Diamonds: Not necessarily forever

Nonsense — Read in Wired:

For centuries, diamonds have lured women up the aisle.

Not so: The idea that diamonds represented “perfect love” evolved during the Victorian era but was reinforced with a vengeance by the market manipulation of De Beers. More…

Comments on Diamonds: Not necessarily forever

  1. It’s not as nonsensical as it may seem. Diamonds as metaphors for durability, constancy and perfection predate the Victorian era by far. Ovid’s “Ars amatoria”numbers them among the items women desire as presents from their lovers, and Pliny The Younger’s “Natural History” talks about their use as talisman. And what about the Song of Songs: “His hands are as gold ring set with the beryl: his belly is as bright ivory overlaid with sapphires.”

    During the Middle Ages diamonds were regarded rather suspiciously because of the magical traditions associated to them, but at least from the Renaissance onwards they make a reappearance, not only ornamenting symbols of power such as crowns and sceptres, but also as part of dowries and gifts in noble weddings.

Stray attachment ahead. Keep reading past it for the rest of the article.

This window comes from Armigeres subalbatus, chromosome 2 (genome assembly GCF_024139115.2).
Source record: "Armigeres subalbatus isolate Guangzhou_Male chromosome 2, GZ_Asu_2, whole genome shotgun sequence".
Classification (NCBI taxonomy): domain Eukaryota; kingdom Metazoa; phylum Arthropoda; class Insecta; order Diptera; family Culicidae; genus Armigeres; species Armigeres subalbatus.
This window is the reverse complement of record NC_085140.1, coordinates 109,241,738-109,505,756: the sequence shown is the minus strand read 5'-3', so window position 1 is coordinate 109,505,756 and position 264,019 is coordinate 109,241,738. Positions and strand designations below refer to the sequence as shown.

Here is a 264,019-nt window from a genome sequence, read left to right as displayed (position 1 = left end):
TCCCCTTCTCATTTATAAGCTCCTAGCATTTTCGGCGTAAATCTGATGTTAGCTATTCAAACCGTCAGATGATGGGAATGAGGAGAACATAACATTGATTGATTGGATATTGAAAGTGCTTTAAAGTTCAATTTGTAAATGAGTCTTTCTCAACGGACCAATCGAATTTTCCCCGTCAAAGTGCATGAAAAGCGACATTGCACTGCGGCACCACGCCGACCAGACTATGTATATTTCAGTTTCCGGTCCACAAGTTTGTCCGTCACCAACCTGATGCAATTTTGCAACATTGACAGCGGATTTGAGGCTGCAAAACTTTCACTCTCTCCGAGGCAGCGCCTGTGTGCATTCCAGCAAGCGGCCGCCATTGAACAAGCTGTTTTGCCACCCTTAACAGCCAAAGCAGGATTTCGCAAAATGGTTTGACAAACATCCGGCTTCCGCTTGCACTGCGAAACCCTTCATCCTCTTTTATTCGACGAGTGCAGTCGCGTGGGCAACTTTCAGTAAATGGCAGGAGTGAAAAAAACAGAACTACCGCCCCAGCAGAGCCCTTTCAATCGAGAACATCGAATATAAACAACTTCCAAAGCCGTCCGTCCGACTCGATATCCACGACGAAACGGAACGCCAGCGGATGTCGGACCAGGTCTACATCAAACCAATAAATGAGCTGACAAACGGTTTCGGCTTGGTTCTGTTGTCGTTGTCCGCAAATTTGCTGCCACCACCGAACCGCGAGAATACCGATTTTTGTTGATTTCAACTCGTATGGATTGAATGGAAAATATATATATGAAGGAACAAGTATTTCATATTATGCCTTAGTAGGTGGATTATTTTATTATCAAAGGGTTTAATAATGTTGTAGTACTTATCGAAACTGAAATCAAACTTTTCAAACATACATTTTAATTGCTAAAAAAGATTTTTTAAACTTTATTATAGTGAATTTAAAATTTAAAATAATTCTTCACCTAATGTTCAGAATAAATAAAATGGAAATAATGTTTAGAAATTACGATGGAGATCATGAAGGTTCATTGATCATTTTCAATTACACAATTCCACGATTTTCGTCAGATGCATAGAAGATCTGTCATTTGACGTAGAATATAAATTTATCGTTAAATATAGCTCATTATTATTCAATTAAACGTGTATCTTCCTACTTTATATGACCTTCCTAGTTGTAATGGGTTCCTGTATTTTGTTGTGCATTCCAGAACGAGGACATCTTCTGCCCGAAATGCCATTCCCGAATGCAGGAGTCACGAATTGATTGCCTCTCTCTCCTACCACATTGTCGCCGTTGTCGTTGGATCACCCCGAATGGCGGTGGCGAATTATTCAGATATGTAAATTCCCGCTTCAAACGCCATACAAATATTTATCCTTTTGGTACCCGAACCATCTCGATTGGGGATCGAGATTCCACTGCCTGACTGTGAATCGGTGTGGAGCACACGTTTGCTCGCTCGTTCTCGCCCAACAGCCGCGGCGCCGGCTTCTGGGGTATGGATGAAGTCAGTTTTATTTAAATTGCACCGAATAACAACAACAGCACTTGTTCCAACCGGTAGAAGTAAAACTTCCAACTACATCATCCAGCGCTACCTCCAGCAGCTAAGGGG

Diamond as metaphors for love and beauty are a frequent topic in baroque poetry and art. And once non-nobles were allowed to possess and acquire diamonds, the use becomes even more widespread: Goethe’s elegy “Would I Own The Ruby” or Heine’s complaint “You’ve Pearls And You’ve Diamonds” are just two examples which explicitly mention diamonds as gifts to lovers.

    De Beers’ marketing may have done quite a bit to reinforce and popularize the concept, but the idea has indeed been around for quite a while.